evn report irrigation
Illustration by Armine Shahbazyan.

In agriculture, water is life, but the hot summer heat in Armenia makes it a challenge to efficiently bring the country’s water resources to thirsty crops. Drought years make it even harder. Lake Sevan offers a reservoir to draw from during the driest years, but it is a finite resource that then needs time to recover.

Irrigation infrastructure makes up the backbone of Armenia’s agricultural sector, a major component of the overall economy. If it doesn’t operate efficiently, harvest yields drop, and farmer income suffers. Unfortunately, Armenia’s irrigation infrastructure is aging, and it doesn’t always get the water to where it needs to be. In June 2021, residents from more than a dozen communities in the Armavir region blocked the Yerevan-Armavir highway after their irrigation water had been cut for days. The underlying issue was an accident in Malatia, where the lower Hrazdan canal had collapsed.

Aram Sargsyan, the director of the Echmiadzin Water Ratepayers’ Association said that more than half of the canals are 50-60 years old, and similar accidents can be expected to continue to occur. Such incidents leave farmers to fend for themselves in attempting to salvage their harvest. The Ministry of Economy does not keep track of crop damage due to water shortages.


Armenia’s Water Resources

Armenia’s usable water resources come from three main sources: river flow formed in the territory of the Republic of Armenia, Armenia’s share of the flow of transboundary rivers, and renewable groundwater resources. The major transboundary rivers are Araks, Akhurian, Debed, Aghstev, Arpa, Vorotan and Voghji.

Water systems with state significance include more than two dozen reservoirs, the Vorotan-Arpa-Sevan hydro complex with its Arpa-Sevan and Vorotan-Arpa tunnels, the Kechut reservoir and the Elegis hydro station.

There is a shortage of water in the central and northern basins of Armenia. In 2014, the Armenian government declared water shortages in the management areas of the Ararat, Hrazdan and Akhurian basins. In 2020, water scarcity was registered in the management areas of the Northern and Sevan water basins.

The strategic water supplies of the country are defined in the Law on the National Water Program. These are "the quality and quantity of water needed in an emergency (drought, environmental disasters, energy crisis, etc.) to meet basic human needs and to support the preservation of aquatic ecosystems. Strategic water supplies can be increased by accumulating some of the usable water supply in Lake Sevan or in newly-constructed reservoirs."

At an expert round table held at EcoLur Press Club, Deputy Chairman of the National Water Committee Karen Daghbashyan lays out that “Armenia has an irrigation system of about 17,000 km of water lines and canals, out of which 450 km are main canals, 2,000 km are inter-household water lines, and about 14,000 km are intra-household canals. More than 70% of that 14,000 km system is on land, wherein the lion’s share of our loss falls. We have 250-260 mechanical water production facilities with 700 units. We operate 94 self-drilling wells in the Ararat Valley."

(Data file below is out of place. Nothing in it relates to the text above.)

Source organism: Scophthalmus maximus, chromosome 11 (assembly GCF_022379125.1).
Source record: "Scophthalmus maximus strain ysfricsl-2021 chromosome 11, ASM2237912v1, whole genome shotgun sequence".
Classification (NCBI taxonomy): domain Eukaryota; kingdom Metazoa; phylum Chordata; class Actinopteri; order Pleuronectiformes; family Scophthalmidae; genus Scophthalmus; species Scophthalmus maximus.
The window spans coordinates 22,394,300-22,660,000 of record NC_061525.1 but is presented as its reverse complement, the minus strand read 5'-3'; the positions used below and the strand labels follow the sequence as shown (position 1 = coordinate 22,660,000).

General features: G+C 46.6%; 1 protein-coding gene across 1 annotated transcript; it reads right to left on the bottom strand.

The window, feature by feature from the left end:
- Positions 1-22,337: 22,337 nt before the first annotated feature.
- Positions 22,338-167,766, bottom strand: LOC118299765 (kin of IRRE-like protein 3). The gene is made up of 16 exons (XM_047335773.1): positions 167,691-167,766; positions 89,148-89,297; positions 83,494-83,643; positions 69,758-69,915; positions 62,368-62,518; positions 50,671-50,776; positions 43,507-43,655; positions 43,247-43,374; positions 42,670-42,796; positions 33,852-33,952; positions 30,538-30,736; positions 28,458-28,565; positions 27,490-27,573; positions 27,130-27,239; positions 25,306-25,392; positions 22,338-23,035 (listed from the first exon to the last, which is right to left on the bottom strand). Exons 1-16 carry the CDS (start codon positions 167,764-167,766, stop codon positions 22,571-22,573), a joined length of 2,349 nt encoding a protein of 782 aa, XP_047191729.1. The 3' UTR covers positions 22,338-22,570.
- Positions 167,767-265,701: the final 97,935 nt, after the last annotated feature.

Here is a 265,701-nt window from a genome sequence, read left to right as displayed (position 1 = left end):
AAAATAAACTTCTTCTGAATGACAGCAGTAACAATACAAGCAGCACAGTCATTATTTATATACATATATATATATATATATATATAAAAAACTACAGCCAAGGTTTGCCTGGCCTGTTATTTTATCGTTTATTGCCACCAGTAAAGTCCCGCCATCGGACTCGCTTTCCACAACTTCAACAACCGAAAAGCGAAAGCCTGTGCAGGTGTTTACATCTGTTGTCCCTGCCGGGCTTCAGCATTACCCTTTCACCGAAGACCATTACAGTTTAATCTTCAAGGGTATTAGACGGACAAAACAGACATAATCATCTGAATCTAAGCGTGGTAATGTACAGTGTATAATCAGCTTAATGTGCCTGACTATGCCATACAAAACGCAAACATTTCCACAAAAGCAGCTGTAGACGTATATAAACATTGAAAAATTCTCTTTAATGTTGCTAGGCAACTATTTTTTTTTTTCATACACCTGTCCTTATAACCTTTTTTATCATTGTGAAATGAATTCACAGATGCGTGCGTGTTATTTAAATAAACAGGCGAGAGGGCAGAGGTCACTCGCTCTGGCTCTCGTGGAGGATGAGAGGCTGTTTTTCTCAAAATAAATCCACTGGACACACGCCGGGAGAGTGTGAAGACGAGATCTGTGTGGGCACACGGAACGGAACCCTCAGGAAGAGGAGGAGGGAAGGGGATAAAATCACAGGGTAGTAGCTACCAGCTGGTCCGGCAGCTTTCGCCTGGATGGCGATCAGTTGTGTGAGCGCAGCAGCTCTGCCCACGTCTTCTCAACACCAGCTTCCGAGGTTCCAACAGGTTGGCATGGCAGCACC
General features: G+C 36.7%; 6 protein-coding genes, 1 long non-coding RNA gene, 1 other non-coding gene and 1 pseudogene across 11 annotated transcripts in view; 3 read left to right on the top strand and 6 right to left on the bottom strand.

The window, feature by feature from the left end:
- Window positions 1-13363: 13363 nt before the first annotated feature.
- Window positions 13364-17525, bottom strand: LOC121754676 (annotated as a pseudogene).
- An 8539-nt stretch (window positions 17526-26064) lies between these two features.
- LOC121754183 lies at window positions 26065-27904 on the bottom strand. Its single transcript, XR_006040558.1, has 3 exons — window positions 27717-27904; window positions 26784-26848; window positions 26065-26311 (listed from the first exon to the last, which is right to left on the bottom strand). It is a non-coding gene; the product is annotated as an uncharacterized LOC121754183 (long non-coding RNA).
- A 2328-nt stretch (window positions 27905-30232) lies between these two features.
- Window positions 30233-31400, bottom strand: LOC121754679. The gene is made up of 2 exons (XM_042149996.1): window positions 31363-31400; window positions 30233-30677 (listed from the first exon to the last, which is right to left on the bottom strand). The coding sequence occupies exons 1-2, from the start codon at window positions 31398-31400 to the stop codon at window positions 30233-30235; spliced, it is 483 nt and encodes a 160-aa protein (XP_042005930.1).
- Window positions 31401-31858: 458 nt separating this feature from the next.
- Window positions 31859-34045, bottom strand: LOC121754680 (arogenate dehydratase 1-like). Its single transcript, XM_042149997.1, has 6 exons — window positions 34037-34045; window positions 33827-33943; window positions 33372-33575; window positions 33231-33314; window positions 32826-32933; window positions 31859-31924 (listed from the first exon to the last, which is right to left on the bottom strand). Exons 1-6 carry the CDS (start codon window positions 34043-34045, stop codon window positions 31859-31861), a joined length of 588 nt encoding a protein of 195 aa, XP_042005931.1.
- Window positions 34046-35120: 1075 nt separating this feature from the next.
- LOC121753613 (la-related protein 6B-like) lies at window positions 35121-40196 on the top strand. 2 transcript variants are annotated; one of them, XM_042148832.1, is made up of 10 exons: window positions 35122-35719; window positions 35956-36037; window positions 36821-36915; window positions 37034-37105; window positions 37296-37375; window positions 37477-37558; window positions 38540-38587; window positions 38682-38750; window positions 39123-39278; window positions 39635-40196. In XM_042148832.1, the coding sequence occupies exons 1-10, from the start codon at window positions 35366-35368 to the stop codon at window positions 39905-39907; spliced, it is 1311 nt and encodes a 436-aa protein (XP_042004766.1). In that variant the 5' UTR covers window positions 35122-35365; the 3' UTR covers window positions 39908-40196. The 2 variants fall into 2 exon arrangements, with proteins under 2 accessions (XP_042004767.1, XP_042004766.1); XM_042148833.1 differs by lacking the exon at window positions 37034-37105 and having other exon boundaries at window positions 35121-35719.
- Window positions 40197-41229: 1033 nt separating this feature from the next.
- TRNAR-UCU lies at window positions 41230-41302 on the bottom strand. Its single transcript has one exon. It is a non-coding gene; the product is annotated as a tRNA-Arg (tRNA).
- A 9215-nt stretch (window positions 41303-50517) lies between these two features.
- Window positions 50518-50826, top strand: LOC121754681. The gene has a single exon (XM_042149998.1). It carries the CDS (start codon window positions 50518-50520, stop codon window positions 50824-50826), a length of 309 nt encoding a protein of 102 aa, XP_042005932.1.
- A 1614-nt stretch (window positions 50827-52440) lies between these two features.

A number of factors aggravate the challenge of operating an efficient irrigation network.


1) Decreased Water Flows

According to the Chair of the National Water Committee, Karen Sargsyan, river flow has decreased by 40-60% in 2021. The water supply of the Hrazdan River, for example, was about 44 million cubic meters less than in the same period last year.

The Hydrometeorology Monitoring Center presented data showing the percentage decrease in river flow. According to its Deputy Director Levon Azizyan, most rivers saw average monthly outflows decrease by 20-50%. This year, water shortages have been registered in the five large reservoirs monitored by the Center, a decrease of 210 million cubic meters compared to the same time period in 2020 and about 350 million cubic meters less than  2019.

Karen Sargsyan claims that the construction of new small reservoirs will alleviate the problem. Prime Minister Nikol Pashinyan has announced the construction of more than ten new reservoirs.


2) Worn Out Irrigation Systems

According to calculations from different years, 40-50% of irrigation water is lost before reaching its endpoint. The main reason is the poor condition of the water supply systems. They were built in the Soviet era and are falling apart.

The Ministry of Territorial Administration and Infrastructure has been implementing an irrigation system modernization program with a total cost of $50 million since 2019. Most of this sum comes from a loan by the Eurasian Development Bank. The main goal of the project is the construction of gravity flow systems that will replace mechanical irrigation, the reconstruction of the main and inter-farm canals and intra-farm irrigation systems, and the modernization and strengthening of water ratepayers’ associations. After the successful completion of the project, the restored sections of irrigation networks in Armenia will be about 260 km.